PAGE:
Introducing Mike

You may remember John. The friendly bank manager. Well today I want to introduce Mike. There were 2 Mikes in the office. One became one of my closest pals for many years. The other didn’t. This is about the one who didn’t.

Mike R. was a decent man but the problem was the role he had – Administration Manager. This was the lowest graded managerial position in the bank. Mike was no spring chicken but he was probably younger than I am today. He may have had another job left in him, maybe not. So for the foreseeable future Mike ran the ship.

Why was the admin man so important? Well, in the 1970s banking and personal privacy were very different. As employees we were treated like small children. For a start it was forbidden to have a bank account at any bank other than the one that employed us. If a male employee wanted to get married under the age of 25 he needed permission. Need a mortgage? Well the bank decided whether the house you wanted to buy was ‘suitable’. You were not allowed to be ‘over-housed’ at the bank’s expense. Co-habit with a partner? No mortgage allowed. Mike was part of the approval chain for any applications.

Need a cheque book? Ask Mike. Under 18? Mike would consider whether you were mature enough to have one. One young lady, whose name was Christine, joined us at the age of about 16. She was a beautiful young woman and, dare I say, not the sharpest knife in the drawer. She was a cashier and therefore an ambassador for the bank. In the full glare of public scrutiny. She was a good cashier and the customers loved her. As did most of the men in the branch. She could not however manage her money and she occasionally did the unthinkable. She overdrew her account. This was strictly forbidden for staff and a disciplinary offence. So Mike had to sort the problem out. In the end he took her cheque book away. I am not sure whose heart was the heavier. After that if Christine wanted to issue a cheque  she would go to Mike, he would consider whether the purpose was appropriate, whether she could afford it and then and only then if all tests were passed would he give her a cheque.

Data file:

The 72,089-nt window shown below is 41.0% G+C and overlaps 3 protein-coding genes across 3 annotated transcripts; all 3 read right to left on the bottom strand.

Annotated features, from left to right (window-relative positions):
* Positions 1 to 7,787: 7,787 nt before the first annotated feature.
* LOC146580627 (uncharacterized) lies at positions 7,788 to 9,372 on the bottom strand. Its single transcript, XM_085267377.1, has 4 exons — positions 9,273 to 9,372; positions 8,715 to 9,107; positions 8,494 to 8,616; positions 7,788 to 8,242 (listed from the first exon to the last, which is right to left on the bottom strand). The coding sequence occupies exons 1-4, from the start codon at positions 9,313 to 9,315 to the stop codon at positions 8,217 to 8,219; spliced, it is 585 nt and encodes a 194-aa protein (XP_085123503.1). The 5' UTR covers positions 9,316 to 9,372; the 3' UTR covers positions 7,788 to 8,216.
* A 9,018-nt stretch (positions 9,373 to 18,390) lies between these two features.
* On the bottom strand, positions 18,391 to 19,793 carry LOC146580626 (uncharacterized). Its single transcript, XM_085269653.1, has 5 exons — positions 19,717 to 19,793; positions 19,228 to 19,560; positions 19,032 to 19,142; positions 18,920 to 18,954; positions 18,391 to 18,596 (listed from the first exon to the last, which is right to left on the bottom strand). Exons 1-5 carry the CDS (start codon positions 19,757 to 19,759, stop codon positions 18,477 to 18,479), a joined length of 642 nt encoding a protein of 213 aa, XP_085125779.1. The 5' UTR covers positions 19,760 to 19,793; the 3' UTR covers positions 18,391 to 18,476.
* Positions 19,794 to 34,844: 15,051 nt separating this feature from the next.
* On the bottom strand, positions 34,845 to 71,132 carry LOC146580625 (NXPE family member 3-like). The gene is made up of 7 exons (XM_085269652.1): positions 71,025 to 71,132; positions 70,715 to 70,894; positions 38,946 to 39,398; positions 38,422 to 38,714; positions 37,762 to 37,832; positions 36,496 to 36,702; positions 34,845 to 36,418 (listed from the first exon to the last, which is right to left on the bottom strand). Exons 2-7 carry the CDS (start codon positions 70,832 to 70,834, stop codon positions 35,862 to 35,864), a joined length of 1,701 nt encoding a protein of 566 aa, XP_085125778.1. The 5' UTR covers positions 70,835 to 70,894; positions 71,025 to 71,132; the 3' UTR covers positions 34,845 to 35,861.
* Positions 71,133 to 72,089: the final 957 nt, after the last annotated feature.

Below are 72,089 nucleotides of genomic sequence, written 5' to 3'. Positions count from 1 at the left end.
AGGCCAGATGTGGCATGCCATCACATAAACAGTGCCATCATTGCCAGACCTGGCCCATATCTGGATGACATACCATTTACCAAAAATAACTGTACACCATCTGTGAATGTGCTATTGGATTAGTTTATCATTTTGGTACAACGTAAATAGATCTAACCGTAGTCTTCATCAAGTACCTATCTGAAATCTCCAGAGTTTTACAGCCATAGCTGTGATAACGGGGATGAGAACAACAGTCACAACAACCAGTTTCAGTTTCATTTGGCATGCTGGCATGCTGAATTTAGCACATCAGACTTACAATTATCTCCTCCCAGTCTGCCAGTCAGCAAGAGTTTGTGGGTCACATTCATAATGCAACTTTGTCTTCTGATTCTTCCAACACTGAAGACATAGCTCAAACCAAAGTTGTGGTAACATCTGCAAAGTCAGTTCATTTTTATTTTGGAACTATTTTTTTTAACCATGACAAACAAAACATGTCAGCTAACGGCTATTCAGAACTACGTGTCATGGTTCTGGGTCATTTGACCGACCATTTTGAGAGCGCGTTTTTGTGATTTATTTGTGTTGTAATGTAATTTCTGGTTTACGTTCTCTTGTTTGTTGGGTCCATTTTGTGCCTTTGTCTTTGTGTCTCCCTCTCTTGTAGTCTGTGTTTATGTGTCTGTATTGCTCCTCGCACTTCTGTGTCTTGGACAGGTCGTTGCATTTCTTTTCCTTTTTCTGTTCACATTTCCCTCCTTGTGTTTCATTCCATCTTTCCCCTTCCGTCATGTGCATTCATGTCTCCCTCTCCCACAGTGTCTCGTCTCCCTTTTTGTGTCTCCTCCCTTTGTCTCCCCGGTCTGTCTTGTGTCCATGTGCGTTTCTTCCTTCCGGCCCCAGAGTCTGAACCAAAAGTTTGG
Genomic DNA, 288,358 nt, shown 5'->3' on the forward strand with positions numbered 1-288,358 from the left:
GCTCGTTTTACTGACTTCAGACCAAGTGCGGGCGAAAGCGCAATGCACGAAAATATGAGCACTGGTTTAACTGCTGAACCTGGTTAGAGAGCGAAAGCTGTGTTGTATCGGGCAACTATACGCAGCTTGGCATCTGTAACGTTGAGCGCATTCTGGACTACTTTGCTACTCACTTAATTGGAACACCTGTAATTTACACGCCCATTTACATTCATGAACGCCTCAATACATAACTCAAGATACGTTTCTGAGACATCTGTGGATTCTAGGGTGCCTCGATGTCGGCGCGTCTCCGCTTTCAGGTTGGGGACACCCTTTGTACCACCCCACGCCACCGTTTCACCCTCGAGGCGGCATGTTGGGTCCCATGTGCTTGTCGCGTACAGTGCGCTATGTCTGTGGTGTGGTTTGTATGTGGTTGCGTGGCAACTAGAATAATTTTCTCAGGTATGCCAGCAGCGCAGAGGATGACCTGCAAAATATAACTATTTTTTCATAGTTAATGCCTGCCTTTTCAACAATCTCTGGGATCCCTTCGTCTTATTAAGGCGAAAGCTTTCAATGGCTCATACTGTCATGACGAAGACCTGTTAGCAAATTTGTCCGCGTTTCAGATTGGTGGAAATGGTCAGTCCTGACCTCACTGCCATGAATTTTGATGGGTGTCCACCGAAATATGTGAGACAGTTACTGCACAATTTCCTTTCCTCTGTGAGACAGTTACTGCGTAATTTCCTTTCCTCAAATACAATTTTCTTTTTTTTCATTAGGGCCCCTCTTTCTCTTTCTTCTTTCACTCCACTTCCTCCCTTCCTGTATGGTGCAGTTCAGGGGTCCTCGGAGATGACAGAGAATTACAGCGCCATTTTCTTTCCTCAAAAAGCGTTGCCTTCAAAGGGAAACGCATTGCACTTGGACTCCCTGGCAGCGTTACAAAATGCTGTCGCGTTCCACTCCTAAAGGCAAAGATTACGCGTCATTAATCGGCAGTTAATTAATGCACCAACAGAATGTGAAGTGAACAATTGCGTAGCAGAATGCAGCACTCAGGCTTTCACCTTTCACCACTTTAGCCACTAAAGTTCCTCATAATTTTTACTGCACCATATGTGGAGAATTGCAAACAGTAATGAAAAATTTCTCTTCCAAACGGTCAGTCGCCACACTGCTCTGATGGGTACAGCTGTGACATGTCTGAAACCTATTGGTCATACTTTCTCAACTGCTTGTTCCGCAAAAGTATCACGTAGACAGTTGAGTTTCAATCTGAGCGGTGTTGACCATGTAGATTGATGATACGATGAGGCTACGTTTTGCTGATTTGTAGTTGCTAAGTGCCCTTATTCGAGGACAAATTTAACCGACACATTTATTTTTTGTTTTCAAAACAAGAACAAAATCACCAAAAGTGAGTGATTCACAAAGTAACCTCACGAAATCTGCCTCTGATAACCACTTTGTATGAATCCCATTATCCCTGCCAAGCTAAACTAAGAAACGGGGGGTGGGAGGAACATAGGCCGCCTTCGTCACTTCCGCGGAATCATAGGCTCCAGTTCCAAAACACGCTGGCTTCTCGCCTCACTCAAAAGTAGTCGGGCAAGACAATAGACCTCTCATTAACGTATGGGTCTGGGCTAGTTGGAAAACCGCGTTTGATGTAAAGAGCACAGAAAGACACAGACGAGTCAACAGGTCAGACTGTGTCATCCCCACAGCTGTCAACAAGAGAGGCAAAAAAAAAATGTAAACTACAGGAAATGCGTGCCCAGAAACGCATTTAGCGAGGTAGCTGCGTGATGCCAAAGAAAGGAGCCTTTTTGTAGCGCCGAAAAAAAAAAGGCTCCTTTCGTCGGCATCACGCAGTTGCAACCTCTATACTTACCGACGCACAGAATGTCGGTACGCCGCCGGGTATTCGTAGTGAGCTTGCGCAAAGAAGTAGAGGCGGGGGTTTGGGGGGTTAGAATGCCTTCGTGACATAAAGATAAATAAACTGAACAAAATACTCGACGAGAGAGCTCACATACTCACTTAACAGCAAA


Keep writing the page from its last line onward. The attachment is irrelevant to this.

Each month we were paid on the 18th and we would receive a bank statement. Well that is not quite true. Mike would receive our statements. He would go through them and examine our in-goings and out-goings. All credits to your account should have been approved. The bank wanted to know where the money came from. He would make sure there were no missing cheques in the run. If there were then you would have to account for them and produce the cancelled or torn up items.

He also dished out the pay slips. My first annual salary was £4069 or £339.08 per month. I don’t recall a bonus.

Mike also kept all the personnel files so woe betide you if you transgressed. He and I had a healthy respect for one another. He was smart enough to know that I was a “special animal”, a graduate trainee and it was his job to make sure I did well in my basic training. I knew he would have a say in when I escaped the treadmill to go and do a real job. I am not sure who breathed the deeper sigh of relief when I was moved after barely 12 months, on to the Chief Manager’s Office in the big city of Portsmouth.

I am sure Mike is long since retired. I hope he is enjoying it. He must be in his 70s now. It was a different era. He was ideal for the times but it does feel strange that people tolerated the prevailing level of intrusion  into their personal life. I did consider asking Mrs. Ha for veto rights on her cheque issuance but as she uses plastic I don’t think it would help. Ah yes….. credit cards were also a no-no for younger staff in the 70s. I do believe I had one but of one thing you can be sure, Christine did not. Mike would have seen to that.

 

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19 thoughts on “Introducing Mike

  1. A very enjoyable read. That job was filled with constraints.Never heard of anything comparable to the bank’s rules. You must have worked mighty hard to get out of there in only one year. 🙂

  2. Interesting read, I worked in the head office of a building society before moving to Poland to teach. We also had the rule that your main current account should be with the building society as well as disciplinary action if we went overdrawn. Somethings seem not to change.